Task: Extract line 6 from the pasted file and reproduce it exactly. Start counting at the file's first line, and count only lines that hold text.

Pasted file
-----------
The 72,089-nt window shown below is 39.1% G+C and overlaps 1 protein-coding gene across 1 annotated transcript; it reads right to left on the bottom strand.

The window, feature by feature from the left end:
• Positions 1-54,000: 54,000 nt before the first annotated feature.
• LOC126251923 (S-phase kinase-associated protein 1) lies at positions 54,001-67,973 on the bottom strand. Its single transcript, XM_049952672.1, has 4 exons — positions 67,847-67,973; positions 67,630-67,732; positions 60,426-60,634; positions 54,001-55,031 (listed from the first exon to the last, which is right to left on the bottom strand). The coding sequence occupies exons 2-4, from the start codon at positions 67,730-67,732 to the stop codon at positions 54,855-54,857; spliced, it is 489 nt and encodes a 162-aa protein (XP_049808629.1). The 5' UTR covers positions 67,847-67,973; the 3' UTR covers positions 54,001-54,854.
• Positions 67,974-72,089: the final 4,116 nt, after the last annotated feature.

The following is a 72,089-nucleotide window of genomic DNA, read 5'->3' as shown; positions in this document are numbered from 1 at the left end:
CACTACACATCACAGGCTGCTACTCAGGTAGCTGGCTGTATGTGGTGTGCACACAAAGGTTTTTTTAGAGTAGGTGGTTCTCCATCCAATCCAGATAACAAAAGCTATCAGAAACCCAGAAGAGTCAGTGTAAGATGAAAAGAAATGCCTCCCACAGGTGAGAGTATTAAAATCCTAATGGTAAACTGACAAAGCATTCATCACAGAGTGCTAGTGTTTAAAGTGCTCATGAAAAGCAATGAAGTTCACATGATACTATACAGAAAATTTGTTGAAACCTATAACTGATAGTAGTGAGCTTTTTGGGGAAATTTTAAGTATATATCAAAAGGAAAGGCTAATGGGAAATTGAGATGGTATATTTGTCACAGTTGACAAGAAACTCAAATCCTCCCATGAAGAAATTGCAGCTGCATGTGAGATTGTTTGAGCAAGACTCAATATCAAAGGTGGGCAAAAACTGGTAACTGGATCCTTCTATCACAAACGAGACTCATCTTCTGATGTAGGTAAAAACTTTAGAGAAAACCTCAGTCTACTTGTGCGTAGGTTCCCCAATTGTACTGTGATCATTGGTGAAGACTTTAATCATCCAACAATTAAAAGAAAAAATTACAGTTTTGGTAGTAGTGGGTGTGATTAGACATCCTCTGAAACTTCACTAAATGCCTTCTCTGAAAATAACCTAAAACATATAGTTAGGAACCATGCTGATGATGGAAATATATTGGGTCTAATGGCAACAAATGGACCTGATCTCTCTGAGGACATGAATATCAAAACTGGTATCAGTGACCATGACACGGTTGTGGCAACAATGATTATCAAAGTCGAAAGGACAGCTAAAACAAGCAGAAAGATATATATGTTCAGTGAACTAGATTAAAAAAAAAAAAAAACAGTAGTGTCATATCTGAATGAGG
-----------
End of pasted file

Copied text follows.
The following is a 72,089-nucleotide window of genomic DNA, read 5'->3' as shown; positions in this document are numbered from 1 at the left end: